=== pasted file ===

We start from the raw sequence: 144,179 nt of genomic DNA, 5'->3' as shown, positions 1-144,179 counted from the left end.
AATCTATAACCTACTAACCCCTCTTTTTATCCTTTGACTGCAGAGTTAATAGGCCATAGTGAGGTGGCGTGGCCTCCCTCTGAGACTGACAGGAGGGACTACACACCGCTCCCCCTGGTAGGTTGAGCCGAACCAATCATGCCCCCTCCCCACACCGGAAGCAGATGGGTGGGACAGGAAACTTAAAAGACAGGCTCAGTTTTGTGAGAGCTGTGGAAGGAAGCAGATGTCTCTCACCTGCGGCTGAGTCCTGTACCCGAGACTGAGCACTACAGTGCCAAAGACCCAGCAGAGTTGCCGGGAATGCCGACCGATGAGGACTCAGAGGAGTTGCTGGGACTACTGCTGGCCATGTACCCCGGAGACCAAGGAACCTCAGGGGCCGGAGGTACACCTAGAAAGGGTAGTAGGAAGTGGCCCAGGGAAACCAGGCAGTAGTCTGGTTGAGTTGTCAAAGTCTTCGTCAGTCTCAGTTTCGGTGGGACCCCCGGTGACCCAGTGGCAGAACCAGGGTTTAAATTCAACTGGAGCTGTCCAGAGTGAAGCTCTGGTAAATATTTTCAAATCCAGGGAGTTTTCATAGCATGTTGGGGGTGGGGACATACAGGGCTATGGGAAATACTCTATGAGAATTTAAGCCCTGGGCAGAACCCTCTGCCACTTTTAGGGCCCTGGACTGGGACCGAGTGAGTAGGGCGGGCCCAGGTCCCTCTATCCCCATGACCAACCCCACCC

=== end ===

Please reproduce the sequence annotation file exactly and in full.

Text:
We start from the raw sequence: 144,179 nt of genomic DNA, 5'->3' as shown, positions 1-144,179 counted from the left end.
AATCTATAACCTACTAACCCCTCTTTTTATCCTTTGACTGCAGAGTTAATAGGCCATAGTGAGGTGGCGTGGCCTCCCTCTGAGACTGACAGGAGGGACTACACACCGCTCCCCCTGGTAGGTTGAGCCGAACCAATCATGCCCCCTCCCCACACCGGAAGCAGATGGGTGGGACAGGAAACTTAAAAGACAGGCTCAGTTTTGTGAGAGCTGTGGAAGGAAGCAGATGTCTCTCACCTGCGGCTGAGTCCTGTACCCGAGACTGAGCACTACAGTGCCAAAGACCCAGCAGAGTTGCCGGGAATGCCGACCGATGAGGACTCAGAGGAGTTGCTGGGACTACTGCTGGCCATGTACCCCGGAGACCAAGGAACCTCAGGGGCCGGAGGTACACCTAGAAAGGGTAGTAGGAAGTGGCCCAGGGAAACCAGGCAGTAGTCTGGTTGAGTTGTCAAAGTCTTCGTCAGTCTCAGTTTCGGTGGGACCCCCGGTGACCCAGTGGCAGAACCAGGGTTTAAATTCAACTGGAGCTGTCCAGAGTGAAGCTCTGGTAAATATTTTCAAATCCAGGGAGTTTTCATAGCATGTTGGGGGTGGGGACATACAGGGCTATGGGAAATACTCTATGAGAATTTAAGCCCTGGGCAGAACCCTCTGCCACTTTTAGGGCCCTGGACTGGGACCGAGTGAGTAGGGCGGGCCCAGGTCCCTCTATCCCCATGACCAACCCCACCC